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Saturday, March 03, 2007

Lurid!

There is a lunar eclipse tonight, and the moon is going to turn bright red! The last time this event happened, I was walking around the Upper West Side, when I noticed that every person on the street was staring at the sky and pointing. I had forgotten about the eclipse, so I was startled to see the red moon.

There was a great article in the Times yesterday about the off-season tourism industry in Fairbanks, Alaska, where Japanese tourists are frequent visitors to see the Northern Lights. It is my life's dream to see the Northern Lights (or the Southern Lights, I guess, although it's more likely that I'll see them up north--they're visible 200 nights a year in Fairbanks). It is also my life's dream to see Halley's Comet twice, but I have less control over that one--2062 isn't that far off, though. When I was in fourth and fifth grade, we read "The Cremation of Sam McGee" every single day, and I've been obsessed with them ever since.

I've been getting in the mood for it by reading my favorite passage from The Scarlet Letter--the phenomenon in the book isn't a lunar eclipse, but it's close enough:
...a light gleamed far and wide over all the muffled sky. It was doubtless caused by one of those meteors, which the night-watcher may so often observe burning out to waste, in the vacant regions of the atmosphere. So powerful was its radiance, that it thoroughly illuminated the dense medium of cloud betwixt the sky and earth. The great vault brightened, like the dome of an immense lamp. It showed the familiar scene of the street, with the distinctness of mid-day, but also with the awfulness that is always imparted to familiar objects by an unaccustomed light. The wooden houses, with their jutting stories and quaint gable-peaks; the door-steps and thresholds, with the early grass springing up about them; the garden-plots, black with freshly turned earth; the wheel-track, little worn, and, even in the market-place, margined with green on either side; all were visible, but with a singularity of aspect that seemed to give another moral interpretation to the things of this world than they had ever borne before. And there stood the minister, with his hand over his heart; and Hester Prynne, with the embroidered letter glimmering on her bosom; and little Pearl, herself a symbol, and the connecting link between those two. They stood in the noon of that strange and solemn splendor, as if it were the light that is to reveal all secrets, and the daybreak that shall unite all who belong to one another.
...
Nothing was more common in those days, than to interpret all meteoric appearances, and other natural phenomena, that occurred with less regularity than the rise and set of the moon, as so many revelations from a supernatural source. Thus, a burning spear, a sword of flame, a bow, a sheaf of arrows, seen in the midnight sky, prefigured Indian warfare. Pestilence was known to have been foreboded by a shower of crimson light. We doubt whether any marked event, for good or evil, ever befell New England, from its settlement, down to Revolutionary times, of which the inhabitants had not been previously warned by some spectacle of this nature. Not seldom it had been seen by the multitudes. Oftener, however, its credibility rested on the faith of some lonely eyewitness, who beheld the wonder through the colored, magnifying, and distorting medium of his imagination, and shaped it more distinctly in his afterthought. It was, indeed, a majestic idea, that the destiny of nations should be revealed, in these awful hieroglyphics, on the cope of heaven. A scroll so wide might not be deemed too expansive for Providence to write a people's doom upon. The belief was a favorite one with our forefathers, as betokening that their infant commonwealtlh was under a celestial guardianship of peculiar intimacy and strictness. But what shall we say, when an individual discovers a revelation, addressed to him alone, on the same vast sheet of record! In such a case, it could only be the symptom of a highly disordered mental state; when a man, rendered morbidly self-contemplative by long, intense, and secret pain had extended his egotism over the whole expanse of nature, until the firmament itself should appear no more than a fitting page for his soul's history and fate. We impute it, therefore, solely to the disease in his own eye and heart that the minister, looking upward to the zenith, beheld there the appearance of an immense letter--the letter A--marked out in lines of dull red light. Not but the meteor may have shown itself at that point, burning duskily through a veil of cloud; but with no such shape as his guilty imagination gave it; or, at least, with so little definiteness, that another's guilt might have seen another symbol in it.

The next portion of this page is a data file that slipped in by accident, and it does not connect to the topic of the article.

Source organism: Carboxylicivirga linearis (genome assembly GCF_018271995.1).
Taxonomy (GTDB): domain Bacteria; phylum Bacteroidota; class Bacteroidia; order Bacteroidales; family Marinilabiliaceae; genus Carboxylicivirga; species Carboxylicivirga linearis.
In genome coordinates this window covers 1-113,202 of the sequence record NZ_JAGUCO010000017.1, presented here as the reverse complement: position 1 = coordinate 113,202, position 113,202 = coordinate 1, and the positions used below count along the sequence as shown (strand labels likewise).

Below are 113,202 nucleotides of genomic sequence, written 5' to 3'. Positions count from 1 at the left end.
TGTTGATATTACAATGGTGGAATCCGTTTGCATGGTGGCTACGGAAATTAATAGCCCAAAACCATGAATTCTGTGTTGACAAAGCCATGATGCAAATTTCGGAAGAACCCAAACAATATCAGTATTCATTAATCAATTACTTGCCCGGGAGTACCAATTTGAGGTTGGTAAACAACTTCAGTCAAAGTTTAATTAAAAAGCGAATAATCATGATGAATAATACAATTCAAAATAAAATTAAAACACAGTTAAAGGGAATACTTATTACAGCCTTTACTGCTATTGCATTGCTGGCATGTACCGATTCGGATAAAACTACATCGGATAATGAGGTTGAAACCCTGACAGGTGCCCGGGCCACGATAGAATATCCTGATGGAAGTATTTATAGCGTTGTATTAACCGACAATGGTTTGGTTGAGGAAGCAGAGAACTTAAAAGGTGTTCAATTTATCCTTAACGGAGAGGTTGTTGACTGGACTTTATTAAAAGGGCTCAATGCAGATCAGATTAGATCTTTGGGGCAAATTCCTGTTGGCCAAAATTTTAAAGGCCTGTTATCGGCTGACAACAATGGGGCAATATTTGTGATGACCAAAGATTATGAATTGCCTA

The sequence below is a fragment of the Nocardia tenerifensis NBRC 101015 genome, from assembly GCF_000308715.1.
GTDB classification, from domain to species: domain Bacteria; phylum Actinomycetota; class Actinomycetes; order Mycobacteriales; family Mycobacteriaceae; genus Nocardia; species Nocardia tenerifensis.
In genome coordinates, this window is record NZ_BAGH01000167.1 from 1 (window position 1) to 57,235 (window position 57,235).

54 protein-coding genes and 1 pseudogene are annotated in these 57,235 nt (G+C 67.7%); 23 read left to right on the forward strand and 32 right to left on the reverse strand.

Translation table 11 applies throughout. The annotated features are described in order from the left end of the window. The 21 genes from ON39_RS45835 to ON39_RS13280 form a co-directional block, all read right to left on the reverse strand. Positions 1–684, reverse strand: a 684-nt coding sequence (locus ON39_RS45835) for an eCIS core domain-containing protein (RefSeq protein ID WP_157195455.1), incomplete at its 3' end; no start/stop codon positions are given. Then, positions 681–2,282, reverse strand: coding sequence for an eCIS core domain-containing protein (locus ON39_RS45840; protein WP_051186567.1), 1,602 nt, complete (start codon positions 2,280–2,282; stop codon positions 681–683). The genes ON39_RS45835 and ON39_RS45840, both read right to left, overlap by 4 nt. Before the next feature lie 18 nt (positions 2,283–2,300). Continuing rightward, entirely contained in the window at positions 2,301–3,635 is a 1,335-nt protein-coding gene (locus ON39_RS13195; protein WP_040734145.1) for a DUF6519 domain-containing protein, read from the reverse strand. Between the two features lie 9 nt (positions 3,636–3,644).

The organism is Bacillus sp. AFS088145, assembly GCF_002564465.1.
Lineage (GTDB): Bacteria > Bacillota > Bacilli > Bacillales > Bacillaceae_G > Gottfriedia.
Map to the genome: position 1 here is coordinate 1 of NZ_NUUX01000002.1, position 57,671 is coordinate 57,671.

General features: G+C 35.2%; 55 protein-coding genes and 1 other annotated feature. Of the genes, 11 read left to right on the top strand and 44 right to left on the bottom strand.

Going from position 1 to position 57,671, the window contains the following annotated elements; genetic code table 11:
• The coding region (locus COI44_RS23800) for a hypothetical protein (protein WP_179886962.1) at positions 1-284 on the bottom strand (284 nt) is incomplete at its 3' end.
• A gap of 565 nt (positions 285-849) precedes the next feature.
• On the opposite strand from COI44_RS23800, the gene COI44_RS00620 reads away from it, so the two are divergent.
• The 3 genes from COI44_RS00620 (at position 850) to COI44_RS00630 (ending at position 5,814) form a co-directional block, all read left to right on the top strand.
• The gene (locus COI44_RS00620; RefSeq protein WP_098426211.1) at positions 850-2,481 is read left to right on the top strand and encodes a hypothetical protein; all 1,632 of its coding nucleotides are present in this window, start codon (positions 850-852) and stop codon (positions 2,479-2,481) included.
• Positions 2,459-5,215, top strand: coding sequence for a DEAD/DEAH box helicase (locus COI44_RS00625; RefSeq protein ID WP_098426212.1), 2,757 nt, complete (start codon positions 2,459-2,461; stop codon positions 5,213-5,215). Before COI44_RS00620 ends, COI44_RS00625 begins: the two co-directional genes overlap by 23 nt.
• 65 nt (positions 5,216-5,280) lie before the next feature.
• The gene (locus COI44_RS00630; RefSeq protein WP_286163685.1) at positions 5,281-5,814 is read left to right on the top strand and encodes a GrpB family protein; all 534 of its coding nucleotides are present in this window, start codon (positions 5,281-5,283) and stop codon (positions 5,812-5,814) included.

Oh, I always see my name (or initial) in lights!

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Blogger anhaga on Sun Mar 04, 12:26:00 AM:
You saw Halley's Comet? When? Has it been by in our life time? Yikes. Where was I?

I've always wanted to see a lunar eclipse again. The last time I saw it the moon looked HUGE and was shining down, all brownish and intimidating, over the lake in my backyard in NC. I...was...well, scared, mostly, but I thought it was pretty neat.

Though nothing, really, beats the solar eclipse that happened during rehearsal for the May Procession at my Catholic elementary school. (and they said that Catholicism didn't pick up non-Christian celebrations and convert them to celebrate the Virgin Mary!) Try telling 250 kids that they *can't* look up or they'll go blind. I pity my teachers.
 
Blogger Alice on Sun Mar 04, 06:20:00 PM:
Halley's Comet last appeared in 1986.
Check out this note on Mark Twain's famous claim that he came into this world with the Comet (1835) and left with it, too (1910): http://faculty.citadel.edu/leonard/budd.htm
(I can't get the html tag to work right)